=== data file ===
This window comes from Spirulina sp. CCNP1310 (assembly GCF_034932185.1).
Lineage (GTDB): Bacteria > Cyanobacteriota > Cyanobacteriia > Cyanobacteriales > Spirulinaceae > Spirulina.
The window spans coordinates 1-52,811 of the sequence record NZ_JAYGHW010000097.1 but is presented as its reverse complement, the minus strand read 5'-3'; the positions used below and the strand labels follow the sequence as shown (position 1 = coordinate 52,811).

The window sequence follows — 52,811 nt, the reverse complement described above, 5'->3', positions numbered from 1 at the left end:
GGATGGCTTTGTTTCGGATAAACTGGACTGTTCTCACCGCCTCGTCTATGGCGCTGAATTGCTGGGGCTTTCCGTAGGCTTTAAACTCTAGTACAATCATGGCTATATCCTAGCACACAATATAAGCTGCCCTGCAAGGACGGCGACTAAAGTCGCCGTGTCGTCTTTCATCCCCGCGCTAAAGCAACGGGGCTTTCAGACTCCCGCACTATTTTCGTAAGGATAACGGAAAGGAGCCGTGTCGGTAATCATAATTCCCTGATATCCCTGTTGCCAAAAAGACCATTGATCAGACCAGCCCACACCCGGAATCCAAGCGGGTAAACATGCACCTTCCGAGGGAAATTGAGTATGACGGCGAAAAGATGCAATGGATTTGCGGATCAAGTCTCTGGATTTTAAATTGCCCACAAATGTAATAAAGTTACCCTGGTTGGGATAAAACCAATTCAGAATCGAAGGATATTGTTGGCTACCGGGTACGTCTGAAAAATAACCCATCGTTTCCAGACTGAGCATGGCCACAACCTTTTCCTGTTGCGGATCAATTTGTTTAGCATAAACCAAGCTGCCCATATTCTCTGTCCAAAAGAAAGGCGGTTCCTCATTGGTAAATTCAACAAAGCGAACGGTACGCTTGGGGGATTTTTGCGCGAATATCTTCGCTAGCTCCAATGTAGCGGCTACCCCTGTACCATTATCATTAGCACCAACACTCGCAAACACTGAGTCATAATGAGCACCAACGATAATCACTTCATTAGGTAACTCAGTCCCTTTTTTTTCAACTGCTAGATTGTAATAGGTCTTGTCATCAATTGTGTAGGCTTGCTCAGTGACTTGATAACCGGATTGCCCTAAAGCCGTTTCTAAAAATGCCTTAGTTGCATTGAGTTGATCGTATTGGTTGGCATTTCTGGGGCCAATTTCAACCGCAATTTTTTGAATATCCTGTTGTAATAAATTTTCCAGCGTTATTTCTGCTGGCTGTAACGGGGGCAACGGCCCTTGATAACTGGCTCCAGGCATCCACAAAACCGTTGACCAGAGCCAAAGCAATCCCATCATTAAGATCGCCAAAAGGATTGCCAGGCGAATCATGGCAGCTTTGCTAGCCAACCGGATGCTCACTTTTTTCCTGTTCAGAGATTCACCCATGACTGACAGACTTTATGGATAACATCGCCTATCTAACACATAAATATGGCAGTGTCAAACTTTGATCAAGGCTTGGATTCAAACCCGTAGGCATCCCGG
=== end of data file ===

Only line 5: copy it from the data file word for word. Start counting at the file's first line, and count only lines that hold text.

GGATGGCTTTGTTTCGGATAAACTGGACTGTTCTCACCGCCTCGTCTATGGCGCTGAATTGCTGGGGCTTTCCGTAGGCTTTAAACTCTAGTACAATCATGGCTATATCCTAGCACACAATATAAGCTGCCCTGCAAGGACGGCGACTAAAGTCGCCGTGTCGTCTTTCATCCCCGCGCTAAAGCAACGGGGCTTTCAGACTCCCGCACTATTTTCGTAAGGATAACGGAAAGGAGCCGTGTCGGTAATCATAATTCCCTGATATCCCTGTTGCCAAAAAGACCATTGATCAGACCAGCCCACACCCGGAATCCAAGCGGGTAAACATGCACCTTCCGAGGGAAATTGAGTATGACGGCGAAAAGATGCAATGGATTTGCGGATCAAGTCTCTGGATTTTAAATTGCCCACAAATGTAATAAAGTTACCCTGGTTGGGATAAAACCAATTCAGAATCGAAGGATATTGTTGGCTACCGGGTACGTCTGAAAAATAACCCATCGTTTCCAGACTGAGCATGGCCACAACCTTTTCCTGTTGCGGATCAATTTGTTTAGCATAAACCAAGCTGCCCATATTCTCTGTCCAAAAGAAAGGCGGTTCCTCATTGGTAAATTCAACAAAGCGAACGGTACGCTTGGGGGATTTTTGCGCGAATATCTTCGCTAGCTCCAATGTAGCGGCTACCCCTGTACCATTATCATTAGCACCAACACTCGCAAACACTGAGTCATAATGAGCACCAACGATAATCACTTCATTAGGTAACTCAGTCCCTTTTTTTTCAACTGCTAGATTGTAATAGGTCTTGTCATCAATTGTGTAGGCTTGCTCAGTGACTTGATAACCGGATTGCCCTAAAGCCGTTTCTAAAAATGCCTTAGTTGCATTGAGTTGATCGTATTGGTTGGCATTTCTGGGGCCAATTTCAACCGCAATTTTTTGAATATCCTGTTGTAATAAATTTTCCAGCGTTATTTCTGCTGGCTGTAACGGGGGCAACGGCCCTTGATAACTGGCTCCAGGCATCCACAAAACCGTTGACCAGAGCCAAAGCAATCCCATCATTAAGATCGCCAAAAGGATTGCCAGGCGAATCATGGCAGCTTTGCTAGCCAACCGGATGCTCACTTTTTTCCTGTTCAGAGATTCACCCATGACTGACAGACTTTATGGATAACATCGCCTATCTAACACATAAATATGGCAGTGTCAAACTTTGATCAAGGCTTGGATTCAAACCCGTAGGCATCCCGG